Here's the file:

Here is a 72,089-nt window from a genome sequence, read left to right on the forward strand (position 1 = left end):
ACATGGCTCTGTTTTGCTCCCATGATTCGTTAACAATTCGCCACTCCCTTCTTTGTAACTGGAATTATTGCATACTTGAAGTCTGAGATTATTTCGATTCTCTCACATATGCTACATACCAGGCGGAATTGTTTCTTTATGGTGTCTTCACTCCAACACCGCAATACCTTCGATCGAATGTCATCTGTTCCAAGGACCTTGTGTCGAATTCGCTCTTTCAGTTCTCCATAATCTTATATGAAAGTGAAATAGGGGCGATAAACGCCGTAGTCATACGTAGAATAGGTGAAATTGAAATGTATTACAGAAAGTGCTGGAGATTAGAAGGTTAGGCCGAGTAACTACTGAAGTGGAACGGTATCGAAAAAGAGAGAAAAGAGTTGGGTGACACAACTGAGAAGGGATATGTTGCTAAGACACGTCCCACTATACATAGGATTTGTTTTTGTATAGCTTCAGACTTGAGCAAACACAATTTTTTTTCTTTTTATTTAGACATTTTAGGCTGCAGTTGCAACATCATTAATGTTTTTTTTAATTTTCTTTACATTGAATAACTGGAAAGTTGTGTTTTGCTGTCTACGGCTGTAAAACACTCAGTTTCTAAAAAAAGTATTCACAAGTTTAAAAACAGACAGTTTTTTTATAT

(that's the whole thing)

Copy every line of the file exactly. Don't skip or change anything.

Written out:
Here is a 72,089-nt window from a genome sequence, read left to right on the forward strand (position 1 = left end):
ACATGGCTCTGTTTTGCTCCCATGATTCGTTAACAATTCGCCACTCCCTTCTTTGTAACTGGAATTATTGCATACTTGAAGTCTGAGATTATTTCGATTCTCTCACATATGCTACATACCAGGCGGAATTGTTTCTTTATGGTGTCTTCACTCCAACACCGCAATACCTTCGATCGAATGTCATCTGTTCCAAGGACCTTGTGTCGAATTCGCTCTTTCAGTTCTCCATAATCTTATATGAAAGTGAAATAGGGGCGATAAACGCCGTAGTCATACGTAGAATAGGTGAAATTGAAATGTATTACAGAAAGTGCTGGAGATTAGAAGGTTAGGCCGAGTAACTACTGAAGTGGAACGGTATCGAAAAAGAGAGAAAAGAGTTGGGTGACACAACTGAGAAGGGATATGTTGCTAAGACACGTCCCACTATACATAGGATTTGTTTTTGTATAGCTTCAGACTTGAGCAAACACAATTTTTTTTCTTTTTATTTAGACATTTTAGGCTGCAGTTGCAACATCATTAATGTTTTTTTTAATTTTCTTTACATTGAATAACTGGAAAGTTGTGTTTTGCTGTCTACGGCTGTAAAACACTCAGTTTCTAAAAAAAGTATTCACAAGTTTAAAAACAGACAGTTTTTTTATAT